Monetary policy regime shifts and inflation persistence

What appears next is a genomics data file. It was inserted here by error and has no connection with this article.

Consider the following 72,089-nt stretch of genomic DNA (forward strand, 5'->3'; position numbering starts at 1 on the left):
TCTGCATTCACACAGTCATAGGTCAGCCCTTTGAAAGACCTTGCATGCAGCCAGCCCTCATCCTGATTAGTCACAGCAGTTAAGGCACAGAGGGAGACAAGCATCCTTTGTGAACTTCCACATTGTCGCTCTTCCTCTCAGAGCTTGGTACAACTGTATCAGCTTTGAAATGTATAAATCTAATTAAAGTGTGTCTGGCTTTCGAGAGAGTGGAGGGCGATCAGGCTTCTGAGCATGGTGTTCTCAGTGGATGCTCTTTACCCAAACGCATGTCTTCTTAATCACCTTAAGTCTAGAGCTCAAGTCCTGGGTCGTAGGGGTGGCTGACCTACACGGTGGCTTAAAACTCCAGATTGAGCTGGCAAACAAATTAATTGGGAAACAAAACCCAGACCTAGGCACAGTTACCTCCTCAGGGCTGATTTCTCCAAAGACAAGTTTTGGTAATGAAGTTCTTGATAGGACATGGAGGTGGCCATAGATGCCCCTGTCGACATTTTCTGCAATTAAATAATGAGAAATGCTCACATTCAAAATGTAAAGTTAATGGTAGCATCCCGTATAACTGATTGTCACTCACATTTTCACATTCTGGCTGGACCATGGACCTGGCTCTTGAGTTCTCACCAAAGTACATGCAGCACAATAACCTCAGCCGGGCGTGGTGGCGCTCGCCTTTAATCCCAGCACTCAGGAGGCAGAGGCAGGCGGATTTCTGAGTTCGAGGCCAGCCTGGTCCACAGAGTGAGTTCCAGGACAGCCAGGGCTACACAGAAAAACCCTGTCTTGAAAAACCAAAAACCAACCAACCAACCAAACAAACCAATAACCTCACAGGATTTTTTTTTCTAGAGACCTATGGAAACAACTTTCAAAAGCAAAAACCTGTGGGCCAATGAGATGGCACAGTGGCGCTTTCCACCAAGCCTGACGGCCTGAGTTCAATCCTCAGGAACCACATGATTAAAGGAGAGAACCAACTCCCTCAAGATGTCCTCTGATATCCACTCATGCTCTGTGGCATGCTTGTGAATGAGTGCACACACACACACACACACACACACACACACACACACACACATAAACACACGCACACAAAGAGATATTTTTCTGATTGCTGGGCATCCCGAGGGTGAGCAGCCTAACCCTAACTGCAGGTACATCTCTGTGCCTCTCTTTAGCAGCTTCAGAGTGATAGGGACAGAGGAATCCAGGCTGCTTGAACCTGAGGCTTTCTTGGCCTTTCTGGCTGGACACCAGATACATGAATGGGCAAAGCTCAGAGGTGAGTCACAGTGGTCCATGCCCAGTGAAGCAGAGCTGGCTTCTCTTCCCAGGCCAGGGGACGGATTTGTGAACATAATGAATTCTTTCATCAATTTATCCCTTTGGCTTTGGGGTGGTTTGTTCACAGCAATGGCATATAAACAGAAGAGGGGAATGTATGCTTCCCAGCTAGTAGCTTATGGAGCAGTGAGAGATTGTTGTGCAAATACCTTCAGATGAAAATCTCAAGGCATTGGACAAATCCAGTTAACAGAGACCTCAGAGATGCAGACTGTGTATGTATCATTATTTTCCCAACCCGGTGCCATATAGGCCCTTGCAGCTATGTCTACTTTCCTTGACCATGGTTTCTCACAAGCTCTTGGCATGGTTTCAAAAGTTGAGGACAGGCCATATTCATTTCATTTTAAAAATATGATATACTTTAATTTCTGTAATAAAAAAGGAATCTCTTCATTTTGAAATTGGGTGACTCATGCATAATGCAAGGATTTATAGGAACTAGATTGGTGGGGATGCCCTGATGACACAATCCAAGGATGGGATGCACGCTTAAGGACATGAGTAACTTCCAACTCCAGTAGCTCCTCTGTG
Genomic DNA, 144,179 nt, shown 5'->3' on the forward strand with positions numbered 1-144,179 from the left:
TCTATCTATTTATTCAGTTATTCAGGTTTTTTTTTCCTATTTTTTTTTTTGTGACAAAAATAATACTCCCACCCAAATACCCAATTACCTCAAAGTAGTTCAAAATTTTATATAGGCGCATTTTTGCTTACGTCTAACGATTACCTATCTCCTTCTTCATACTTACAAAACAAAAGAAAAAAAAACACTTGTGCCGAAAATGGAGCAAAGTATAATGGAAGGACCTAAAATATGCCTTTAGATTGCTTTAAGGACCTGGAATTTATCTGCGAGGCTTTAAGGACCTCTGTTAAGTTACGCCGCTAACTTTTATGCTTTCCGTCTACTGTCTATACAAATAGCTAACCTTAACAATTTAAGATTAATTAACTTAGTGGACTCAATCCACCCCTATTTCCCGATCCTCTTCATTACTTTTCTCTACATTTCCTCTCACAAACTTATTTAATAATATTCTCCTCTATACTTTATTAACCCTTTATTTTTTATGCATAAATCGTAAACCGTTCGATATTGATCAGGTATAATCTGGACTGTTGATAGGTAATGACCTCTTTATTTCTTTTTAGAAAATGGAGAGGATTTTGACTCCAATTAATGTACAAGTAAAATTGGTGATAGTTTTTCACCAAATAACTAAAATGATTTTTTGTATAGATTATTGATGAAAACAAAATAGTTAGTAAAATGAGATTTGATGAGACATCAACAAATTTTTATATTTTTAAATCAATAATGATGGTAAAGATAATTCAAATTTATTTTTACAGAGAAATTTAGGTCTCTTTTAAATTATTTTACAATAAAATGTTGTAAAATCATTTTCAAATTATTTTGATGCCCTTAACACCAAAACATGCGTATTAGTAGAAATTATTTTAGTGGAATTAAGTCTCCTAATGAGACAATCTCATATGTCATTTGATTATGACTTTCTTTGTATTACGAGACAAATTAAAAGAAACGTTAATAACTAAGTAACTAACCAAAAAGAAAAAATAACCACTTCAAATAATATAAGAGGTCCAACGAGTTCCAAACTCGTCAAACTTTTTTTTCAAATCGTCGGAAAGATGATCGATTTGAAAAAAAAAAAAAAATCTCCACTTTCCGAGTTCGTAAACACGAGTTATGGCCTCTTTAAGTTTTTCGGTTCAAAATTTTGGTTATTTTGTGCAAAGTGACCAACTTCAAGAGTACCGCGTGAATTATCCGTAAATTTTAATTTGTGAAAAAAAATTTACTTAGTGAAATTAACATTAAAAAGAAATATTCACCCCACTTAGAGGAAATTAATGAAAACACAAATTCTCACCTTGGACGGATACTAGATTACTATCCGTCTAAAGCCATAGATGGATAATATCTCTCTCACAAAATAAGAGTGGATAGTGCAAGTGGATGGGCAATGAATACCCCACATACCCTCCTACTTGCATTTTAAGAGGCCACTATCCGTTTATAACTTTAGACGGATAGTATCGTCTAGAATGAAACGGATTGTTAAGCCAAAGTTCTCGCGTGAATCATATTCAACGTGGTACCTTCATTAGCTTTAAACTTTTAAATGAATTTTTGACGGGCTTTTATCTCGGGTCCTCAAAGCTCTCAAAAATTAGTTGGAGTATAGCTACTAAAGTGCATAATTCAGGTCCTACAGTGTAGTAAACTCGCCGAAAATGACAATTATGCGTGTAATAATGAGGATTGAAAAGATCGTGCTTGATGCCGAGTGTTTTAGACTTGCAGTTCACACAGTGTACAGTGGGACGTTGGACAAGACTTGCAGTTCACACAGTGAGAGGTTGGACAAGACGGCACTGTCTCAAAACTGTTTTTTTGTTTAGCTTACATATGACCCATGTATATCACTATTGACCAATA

This paper reports the results of estimating a Markov-Switching New Keynesian (MSNK) model using Bayesian methods. The broadest and best fitting MSNK model is a four-regime model allowing independent changes in the regimes governing monetary policy and the volatility of the shocks. We use the estimates to investigate the mechanisms that lead to a decline in the persistence of inflation. We show that the population moment describing the serial correlation of inflation is a weighted average of the autocorrelation parameters of the exogenous shocks. Changes in the monetary or shock volatility regimes shift weight over these serial correlation parameters and affect the serial correlation properties of inflation. Estimation results indicate that a shift to a monetary regime that reacts more aggressively to inflation reduces the weight on the more persistent shocks, so lowers inflation persistence. Similarly, a shift to the low-volatility regime reduces the weight on the more persistent shocks and also contributes to reducing inflation persistence. Estimates of model-implied inflation persistence indicate that it began rising in the late 1960s and peaked around the Volcker disinflation. The subsequent decline in persistence is due to both a more aggressive monetary policy regime and less volatile shocks.
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